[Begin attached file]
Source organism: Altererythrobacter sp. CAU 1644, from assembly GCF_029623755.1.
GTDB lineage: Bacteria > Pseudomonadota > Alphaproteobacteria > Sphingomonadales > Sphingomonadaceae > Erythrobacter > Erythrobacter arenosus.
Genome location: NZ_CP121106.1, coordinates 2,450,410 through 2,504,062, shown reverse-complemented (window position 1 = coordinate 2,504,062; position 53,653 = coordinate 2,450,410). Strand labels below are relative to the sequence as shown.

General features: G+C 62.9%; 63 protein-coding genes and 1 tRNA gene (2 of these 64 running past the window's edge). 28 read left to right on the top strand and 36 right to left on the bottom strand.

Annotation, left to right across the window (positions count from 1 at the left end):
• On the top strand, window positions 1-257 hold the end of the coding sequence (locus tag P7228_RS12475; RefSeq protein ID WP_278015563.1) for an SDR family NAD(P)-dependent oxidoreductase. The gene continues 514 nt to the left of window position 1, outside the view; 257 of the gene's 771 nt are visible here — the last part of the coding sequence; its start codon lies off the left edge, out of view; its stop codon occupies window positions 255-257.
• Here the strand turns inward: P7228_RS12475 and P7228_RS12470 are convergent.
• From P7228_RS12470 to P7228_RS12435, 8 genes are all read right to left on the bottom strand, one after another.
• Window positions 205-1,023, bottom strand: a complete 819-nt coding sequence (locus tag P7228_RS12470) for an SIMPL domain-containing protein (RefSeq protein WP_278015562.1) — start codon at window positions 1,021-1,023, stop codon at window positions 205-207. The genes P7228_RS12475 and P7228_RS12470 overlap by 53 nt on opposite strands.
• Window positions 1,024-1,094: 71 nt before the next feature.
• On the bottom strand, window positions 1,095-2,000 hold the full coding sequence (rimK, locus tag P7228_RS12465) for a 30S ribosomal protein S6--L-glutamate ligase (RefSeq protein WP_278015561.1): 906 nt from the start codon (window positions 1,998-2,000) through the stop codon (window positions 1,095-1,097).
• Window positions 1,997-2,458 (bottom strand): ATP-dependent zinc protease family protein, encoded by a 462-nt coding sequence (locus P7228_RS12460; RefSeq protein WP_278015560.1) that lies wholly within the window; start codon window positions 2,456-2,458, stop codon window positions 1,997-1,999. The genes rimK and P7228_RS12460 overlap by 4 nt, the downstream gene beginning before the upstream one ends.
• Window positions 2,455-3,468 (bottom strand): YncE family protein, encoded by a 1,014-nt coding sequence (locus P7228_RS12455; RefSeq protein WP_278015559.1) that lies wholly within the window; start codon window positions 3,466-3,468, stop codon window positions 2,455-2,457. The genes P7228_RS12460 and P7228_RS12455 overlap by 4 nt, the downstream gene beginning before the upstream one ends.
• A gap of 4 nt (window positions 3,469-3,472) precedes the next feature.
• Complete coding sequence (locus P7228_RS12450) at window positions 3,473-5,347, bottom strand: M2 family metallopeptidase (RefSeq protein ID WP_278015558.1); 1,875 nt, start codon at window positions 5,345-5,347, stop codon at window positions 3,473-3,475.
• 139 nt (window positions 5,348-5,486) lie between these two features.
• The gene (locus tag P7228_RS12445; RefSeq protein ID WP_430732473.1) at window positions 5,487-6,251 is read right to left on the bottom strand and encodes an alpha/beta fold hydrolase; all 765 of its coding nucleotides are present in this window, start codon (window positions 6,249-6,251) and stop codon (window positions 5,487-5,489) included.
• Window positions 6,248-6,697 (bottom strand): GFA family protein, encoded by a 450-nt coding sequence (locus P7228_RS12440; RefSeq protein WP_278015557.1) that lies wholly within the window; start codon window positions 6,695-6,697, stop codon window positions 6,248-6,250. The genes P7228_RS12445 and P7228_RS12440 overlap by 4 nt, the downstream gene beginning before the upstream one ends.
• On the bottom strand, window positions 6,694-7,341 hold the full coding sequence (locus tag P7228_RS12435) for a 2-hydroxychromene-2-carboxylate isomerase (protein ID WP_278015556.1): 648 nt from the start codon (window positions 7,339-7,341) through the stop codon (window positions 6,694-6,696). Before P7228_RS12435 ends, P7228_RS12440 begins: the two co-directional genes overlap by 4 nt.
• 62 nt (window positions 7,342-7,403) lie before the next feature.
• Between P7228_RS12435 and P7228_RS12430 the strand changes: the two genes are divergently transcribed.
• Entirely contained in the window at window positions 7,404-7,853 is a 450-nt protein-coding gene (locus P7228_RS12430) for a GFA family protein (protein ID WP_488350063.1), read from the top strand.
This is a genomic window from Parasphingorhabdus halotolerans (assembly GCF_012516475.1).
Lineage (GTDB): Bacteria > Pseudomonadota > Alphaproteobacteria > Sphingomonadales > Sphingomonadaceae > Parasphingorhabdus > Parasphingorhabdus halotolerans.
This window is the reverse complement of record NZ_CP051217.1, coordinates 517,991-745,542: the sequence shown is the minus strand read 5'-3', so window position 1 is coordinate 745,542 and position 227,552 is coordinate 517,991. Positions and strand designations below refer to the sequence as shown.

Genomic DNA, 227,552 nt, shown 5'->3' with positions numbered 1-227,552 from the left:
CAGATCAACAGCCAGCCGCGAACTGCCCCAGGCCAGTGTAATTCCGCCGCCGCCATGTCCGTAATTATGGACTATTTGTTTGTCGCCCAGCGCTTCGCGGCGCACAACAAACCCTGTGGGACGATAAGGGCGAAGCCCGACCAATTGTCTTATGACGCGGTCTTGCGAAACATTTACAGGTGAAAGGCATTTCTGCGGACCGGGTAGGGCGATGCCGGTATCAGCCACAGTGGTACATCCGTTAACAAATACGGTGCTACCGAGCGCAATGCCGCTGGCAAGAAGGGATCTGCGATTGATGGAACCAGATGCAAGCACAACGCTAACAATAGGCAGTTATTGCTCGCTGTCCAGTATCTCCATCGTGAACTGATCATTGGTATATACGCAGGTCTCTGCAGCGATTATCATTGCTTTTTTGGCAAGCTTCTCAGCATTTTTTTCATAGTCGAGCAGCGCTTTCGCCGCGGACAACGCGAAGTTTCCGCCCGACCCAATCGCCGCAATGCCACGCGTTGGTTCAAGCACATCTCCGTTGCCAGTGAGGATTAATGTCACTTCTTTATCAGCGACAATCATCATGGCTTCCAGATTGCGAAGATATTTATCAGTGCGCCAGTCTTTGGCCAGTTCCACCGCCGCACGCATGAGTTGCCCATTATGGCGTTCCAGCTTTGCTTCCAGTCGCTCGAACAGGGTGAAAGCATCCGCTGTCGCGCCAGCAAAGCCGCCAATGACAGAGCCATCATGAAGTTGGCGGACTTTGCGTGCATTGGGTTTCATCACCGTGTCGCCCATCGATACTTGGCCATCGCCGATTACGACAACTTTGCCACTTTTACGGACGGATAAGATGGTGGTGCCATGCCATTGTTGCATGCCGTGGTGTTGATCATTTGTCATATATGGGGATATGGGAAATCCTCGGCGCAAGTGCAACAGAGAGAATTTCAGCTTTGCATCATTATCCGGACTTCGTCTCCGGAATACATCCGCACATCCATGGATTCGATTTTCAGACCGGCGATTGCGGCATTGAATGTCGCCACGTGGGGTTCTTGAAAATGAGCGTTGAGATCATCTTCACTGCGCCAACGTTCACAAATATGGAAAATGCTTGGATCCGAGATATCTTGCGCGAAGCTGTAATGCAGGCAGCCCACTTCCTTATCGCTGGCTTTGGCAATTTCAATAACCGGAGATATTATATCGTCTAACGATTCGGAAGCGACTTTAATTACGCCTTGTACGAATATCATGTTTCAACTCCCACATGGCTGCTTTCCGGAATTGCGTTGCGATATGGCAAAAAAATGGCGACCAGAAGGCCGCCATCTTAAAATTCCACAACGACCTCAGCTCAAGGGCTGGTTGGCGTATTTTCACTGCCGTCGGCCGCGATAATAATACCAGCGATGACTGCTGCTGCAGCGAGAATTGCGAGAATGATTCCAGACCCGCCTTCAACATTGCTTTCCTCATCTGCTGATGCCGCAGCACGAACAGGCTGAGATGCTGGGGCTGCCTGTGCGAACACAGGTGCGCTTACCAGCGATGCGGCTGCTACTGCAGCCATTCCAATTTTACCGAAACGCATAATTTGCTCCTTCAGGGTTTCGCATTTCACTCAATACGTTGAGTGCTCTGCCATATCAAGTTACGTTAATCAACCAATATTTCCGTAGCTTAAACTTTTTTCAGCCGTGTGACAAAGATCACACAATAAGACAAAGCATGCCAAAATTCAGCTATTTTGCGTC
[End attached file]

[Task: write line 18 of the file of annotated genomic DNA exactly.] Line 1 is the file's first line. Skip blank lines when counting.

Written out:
• Window positions 6,248-6,697 (bottom strand): GFA family protein, encoded by a 450-nt coding sequence (locus P7228_RS12440; RefSeq protein WP_278015557.1) that lies wholly within the window; start codon window positions 6,695-6,697, stop codon window positions 6,248-6,250. The genes P7228_RS12445 and P7228_RS12440 overlap by 4 nt, the downstream gene beginning before the upstream one ends.